Before getting on to working with longer samples, here's something about the `every`

function. It's a nice clear example of how functions work, and gives us the opportunity to start to get a feel for how parenthesis and `$`

works. I also go through how to add an effect as a function.

I had a lot of problems with corrupted subtitle files which I won't go into.. and only after editing the subtitles noticed that my friend the vertical grey oblong decided to join me in the video. They're not really in the way so I decided not to reshoot it all, hope they don't get too distracting!

Here's the worksheet:

```
-- every
-- 'every' is one of a family of Tidal functions, that takes another
-- function as one of its inputs.
-- Let's say we had a simple pattern like this:
d1 $ sound "bd sd ~ cp"
-- ... and we wanted to speed it up like this:
d1 $ fast 2 $ sound "bd sd ~ cp"
-- ... but only one cycle out of three.
-- Here's how we'd use 'every' to do that:
d1 $ every 3 (fast 2) $ sound "bd sd ~ cp"
-- You can read this as "every 3rd cycle, make 'sound "bd sd ~ cp"',
-- go faster by a factor of two."
-- We'll take this apart to work out why we sometimes use (), and
-- sometimes '$' later. First, lets look at more, practical examples
-- of using 'every'.
-- We can use every with any function that takes single pattern as
-- input (and returns a transformed version as output). For example,
-- we can use 'hurry' instead of fast:
d1 $ every 3 (hurry 2) $ sound "bd sd [~ bd] [cp bd*2]"
-- Or use 'rev':
d1 $ every 3 (rev) $ sound "bd sd [~ bd] [cp bd*2]"
-- Because 'rev' is a single word, we don't actually need to put it in
-- parenthesis:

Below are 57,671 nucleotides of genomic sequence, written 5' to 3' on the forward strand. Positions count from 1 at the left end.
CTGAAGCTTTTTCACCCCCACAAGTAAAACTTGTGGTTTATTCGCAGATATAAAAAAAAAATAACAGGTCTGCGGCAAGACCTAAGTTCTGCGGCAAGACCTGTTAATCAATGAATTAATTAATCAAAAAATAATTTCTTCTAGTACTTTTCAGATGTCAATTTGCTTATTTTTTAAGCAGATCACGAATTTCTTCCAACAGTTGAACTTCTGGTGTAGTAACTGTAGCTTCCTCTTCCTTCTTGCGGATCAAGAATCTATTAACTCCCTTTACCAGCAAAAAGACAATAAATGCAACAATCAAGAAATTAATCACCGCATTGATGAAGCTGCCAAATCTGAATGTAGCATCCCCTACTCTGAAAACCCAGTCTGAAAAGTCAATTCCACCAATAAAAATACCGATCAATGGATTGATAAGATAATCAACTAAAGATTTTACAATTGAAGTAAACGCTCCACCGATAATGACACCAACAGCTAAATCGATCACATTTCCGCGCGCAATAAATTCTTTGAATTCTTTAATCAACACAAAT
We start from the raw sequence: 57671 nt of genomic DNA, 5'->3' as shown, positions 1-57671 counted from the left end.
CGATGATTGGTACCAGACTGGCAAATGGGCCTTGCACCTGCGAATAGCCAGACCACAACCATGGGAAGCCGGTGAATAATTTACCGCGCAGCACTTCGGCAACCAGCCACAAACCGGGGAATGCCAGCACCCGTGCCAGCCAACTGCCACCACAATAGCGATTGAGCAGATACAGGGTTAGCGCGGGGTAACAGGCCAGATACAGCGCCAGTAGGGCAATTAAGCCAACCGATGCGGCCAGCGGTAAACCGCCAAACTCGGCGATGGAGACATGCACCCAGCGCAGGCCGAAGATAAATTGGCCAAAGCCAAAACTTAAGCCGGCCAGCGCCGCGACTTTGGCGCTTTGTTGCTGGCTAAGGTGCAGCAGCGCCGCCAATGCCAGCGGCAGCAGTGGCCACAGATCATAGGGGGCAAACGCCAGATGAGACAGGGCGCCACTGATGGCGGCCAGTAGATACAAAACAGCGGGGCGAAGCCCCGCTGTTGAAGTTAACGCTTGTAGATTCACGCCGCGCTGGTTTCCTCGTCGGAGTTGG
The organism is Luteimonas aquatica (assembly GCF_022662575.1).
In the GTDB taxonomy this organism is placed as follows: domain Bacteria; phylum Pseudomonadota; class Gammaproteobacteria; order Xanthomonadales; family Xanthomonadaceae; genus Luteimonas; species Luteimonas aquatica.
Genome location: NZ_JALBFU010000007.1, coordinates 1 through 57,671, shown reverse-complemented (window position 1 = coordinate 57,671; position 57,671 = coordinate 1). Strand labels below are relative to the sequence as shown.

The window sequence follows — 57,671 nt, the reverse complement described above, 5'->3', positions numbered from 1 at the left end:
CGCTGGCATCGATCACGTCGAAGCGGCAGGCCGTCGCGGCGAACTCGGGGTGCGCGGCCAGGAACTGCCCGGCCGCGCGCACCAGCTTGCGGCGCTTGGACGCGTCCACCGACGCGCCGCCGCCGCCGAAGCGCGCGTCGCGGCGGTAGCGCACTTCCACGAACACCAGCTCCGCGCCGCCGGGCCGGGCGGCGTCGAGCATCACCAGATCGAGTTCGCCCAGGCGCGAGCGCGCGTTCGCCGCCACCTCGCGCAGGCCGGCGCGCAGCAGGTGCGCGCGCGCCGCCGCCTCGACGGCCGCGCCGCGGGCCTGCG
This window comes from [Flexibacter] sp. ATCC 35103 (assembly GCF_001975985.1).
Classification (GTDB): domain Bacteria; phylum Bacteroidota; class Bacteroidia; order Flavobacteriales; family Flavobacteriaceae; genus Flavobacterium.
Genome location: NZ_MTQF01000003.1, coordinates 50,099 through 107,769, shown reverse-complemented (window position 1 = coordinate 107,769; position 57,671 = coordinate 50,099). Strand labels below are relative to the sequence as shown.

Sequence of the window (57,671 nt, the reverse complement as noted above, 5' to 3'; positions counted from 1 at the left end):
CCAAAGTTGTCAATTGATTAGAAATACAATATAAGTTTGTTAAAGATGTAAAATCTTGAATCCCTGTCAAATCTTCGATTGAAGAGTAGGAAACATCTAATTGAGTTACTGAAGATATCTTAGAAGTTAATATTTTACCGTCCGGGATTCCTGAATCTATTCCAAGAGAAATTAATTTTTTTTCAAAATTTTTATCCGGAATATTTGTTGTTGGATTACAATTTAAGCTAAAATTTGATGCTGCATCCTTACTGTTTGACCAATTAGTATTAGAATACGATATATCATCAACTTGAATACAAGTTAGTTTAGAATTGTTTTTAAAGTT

d1 $ every 3 rev $ sound "bd sd [~ bd] [cp bd*2]"
-- Here's a trick with using effects as functions..
-- Lets look at this:
d1 $ sound "bd sd [~ bd] [cp bd*2]"
# squiz "5"
-- We can treat the '# speed 5' bit as a function. If you think about
-- it, it does something to a pattern, just like 'fast 2' does.
-- So.. does this work?
d1 $ every 3 (# squiz 5) $ sound "bd sd [~ bd] [cp bd*2]"
-- Yes it does!
-- You can also add more than one 'every' manipulation, giving them
-- different periods for their first input, to create longer form
-- variety:
d1 $ every 3 (# squiz 5) $ sound "bd sd [~ bd] [cp bd*2]"
d1 $ every 2 (hurry 2) $ every 3 (# squiz 5) $ sound "bd sd [~ bd] [cp bd*2]"
-- keep going..
d1 $ every 4 rev $ every 2 (hurry 2) $ every 3 (# squiz 5)
$ sound "bd sd [~ bd] [cp bd*2]"
-- In Tidal, the pattern that a function is manipulating is generally
-- its final input, which makes it easy to 'chain together' functions
-- like this.
-- Ok as promised, lets go back to our original, simple example:
d1 $ every 3 (fast 2) $ sound "bd sd ~ cp"
-- Lets go through the three 'inputs' (also sometimes called
-- 'parameters' or 'arguments') for every.
-- [a] 3 - how often a function is applied
-- [b] fast 2 - the function that is applied
-- [c] sound "bd sd ~ cp" - the pattern that it's applied to.
-- Looking again at this pattern, you can see that the inputs are
-- given in three different ways:
d1 $ every 3 (fast 2) $ sound "bd sd ~ cp"
-- '3' is just on its own. It's a single number so tidal has no
-- problem knowing it's a single input.
-- 'fast 2' is in parenthesis '(fast 2)'. Then the word 'fast' and
-- number '2' are grouped together into a function, _before_ being
-- passed to 'every' as its second input.
-- 'sound "bd sd ~ cp"' has $ in front. We *could* have done this
-- instead:
d1 $ every 3 (fast 2) (sound "bd sd ~ cp")
-- That works fine, but '$' does the same kind of job. It passes
-- what's on its left, to the function on its right, as a single
-- parameter. '$' has really low priority, which means everything on
-- its right is worked out first before being passed to the left.
d1 $ every 3 (fast 2) $ sound "bd sd ~ cp"
-- This saves you from having to match up ( and ) around a function's
-- final input. It doesn't work with anything other than the final
-- input, so unfortunately this _doesn't_ work
d1 $ every 3 $ fast 2 $ sound "bd sd ~ cp"
-- The above would work out 'fast 2 $ sound "bd sd ~ cp"' first, and
-- would then try to pass that to 'every' as its second parameter,
-- which doesn't make sense to tidal, so it returns an error.
-- Note that when Tidal makes an error, if there was already a
-- pattern running, it will keep that going. If you're live coding
-- in front of an audience, you probably don't want an error to
-- result in silence!
```

**Next lesson:**